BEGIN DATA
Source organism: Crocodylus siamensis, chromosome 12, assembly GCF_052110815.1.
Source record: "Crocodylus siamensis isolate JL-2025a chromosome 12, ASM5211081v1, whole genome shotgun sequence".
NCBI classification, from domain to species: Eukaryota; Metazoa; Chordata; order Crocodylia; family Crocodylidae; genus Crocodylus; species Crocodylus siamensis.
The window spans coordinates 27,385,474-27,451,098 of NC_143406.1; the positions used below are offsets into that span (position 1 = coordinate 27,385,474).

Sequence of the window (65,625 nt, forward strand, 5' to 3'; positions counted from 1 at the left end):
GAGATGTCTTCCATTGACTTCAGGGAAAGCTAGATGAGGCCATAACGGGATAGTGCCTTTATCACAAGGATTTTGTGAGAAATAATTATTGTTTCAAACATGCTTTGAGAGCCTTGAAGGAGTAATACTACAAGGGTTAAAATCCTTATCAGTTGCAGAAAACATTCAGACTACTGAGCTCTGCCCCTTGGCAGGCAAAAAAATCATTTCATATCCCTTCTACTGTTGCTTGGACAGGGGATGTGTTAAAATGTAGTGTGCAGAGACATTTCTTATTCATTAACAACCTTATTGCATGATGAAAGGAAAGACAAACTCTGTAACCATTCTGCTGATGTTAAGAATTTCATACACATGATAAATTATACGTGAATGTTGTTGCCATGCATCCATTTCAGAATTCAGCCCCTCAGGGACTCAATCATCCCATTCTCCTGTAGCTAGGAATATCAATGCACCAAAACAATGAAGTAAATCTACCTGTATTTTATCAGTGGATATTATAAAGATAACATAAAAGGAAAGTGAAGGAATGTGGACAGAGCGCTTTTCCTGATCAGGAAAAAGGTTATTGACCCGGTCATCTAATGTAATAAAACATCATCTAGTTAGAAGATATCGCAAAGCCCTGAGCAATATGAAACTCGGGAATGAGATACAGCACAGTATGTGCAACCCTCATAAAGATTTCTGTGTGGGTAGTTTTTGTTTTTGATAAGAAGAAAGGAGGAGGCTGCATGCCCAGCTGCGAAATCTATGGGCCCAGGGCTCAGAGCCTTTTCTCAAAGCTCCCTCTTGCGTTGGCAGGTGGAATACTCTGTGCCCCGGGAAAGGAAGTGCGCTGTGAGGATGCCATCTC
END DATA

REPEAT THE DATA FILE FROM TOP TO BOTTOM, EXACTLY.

Source organism: Crocodylus siamensis, chromosome 12, assembly GCF_052110815.1.
Source record: "Crocodylus siamensis isolate JL-2025a chromosome 12, ASM5211081v1, whole genome shotgun sequence".
NCBI classification, from domain to species: Eukaryota; Metazoa; Chordata; order Crocodylia; family Crocodylidae; genus Crocodylus; species Crocodylus siamensis.
The window spans coordinates 27,385,474-27,451,098 of NC_143406.1; the positions used below are offsets into that span (position 1 = coordinate 27,385,474).

Sequence of the window (65,625 nt, forward strand, 5' to 3'; positions counted from 1 at the left end):
GAGATGTCTTCCATTGACTTCAGGGAAAGCTAGATGAGGCCATAACGGGATAGTGCCTTTATCACAAGGATTTTGTGAGAAATAATTATTGTTTCAAACATGCTTTGAGAGCCTTGAAGGAGTAATACTACAAGGGTTAAAATCCTTATCAGTTGCAGAAAACATTCAGACTACTGAGCTCTGCCCCTTGGCAGGCAAAAAAATCATTTCATATCCCTTCTACTGTTGCTTGGACAGGGGATGTGTTAAAATGTAGTGTGCAGAGACATTTCTTATTCATTAACAACCTTATTGCATGATGAAAGGAAAGACAAACTCTGTAACCATTCTGCTGATGTTAAGAATTTCATACACATGATAAATTATACGTGAATGTTGTTGCCATGCATCCATTTCAGAATTCAGCCCCTCAGGGACTCAATCATCCCATTCTCCTGTAGCTAGGAATATCAATGCACCAAAACAATGAAGTAAATCTACCTGTATTTTATCAGTGGATATTATAAAGATAACATAAAAGGAAAGTGAAGGAATGTGGACAGAGCGCTTTTCCTGATCAGGAAAAAGGTTATTGACCCGGTCATCTAATGTAATAAAACATCATCTAGTTAGAAGATATCGCAAAGCCCTGAGCAATATGAAACTCGGGAATGAGATACAGCACAGTATGTGCAACCCTCATAAAGATTTCTGTGTGGGTAGTTTTTGTTTTTGATAAGAAGAAAGGAGGAGGCTGCATGCCCAGCTGCGAAATCTATGGGCCCAGGGCTCAGAGCCTTTTCTCAAAGCTCCCTCTTGCGTTGGCAGGTGGAATACTCTGTGCCCCGGGAAAGGAAGTGCGCTGTGAGGATGCCATCTC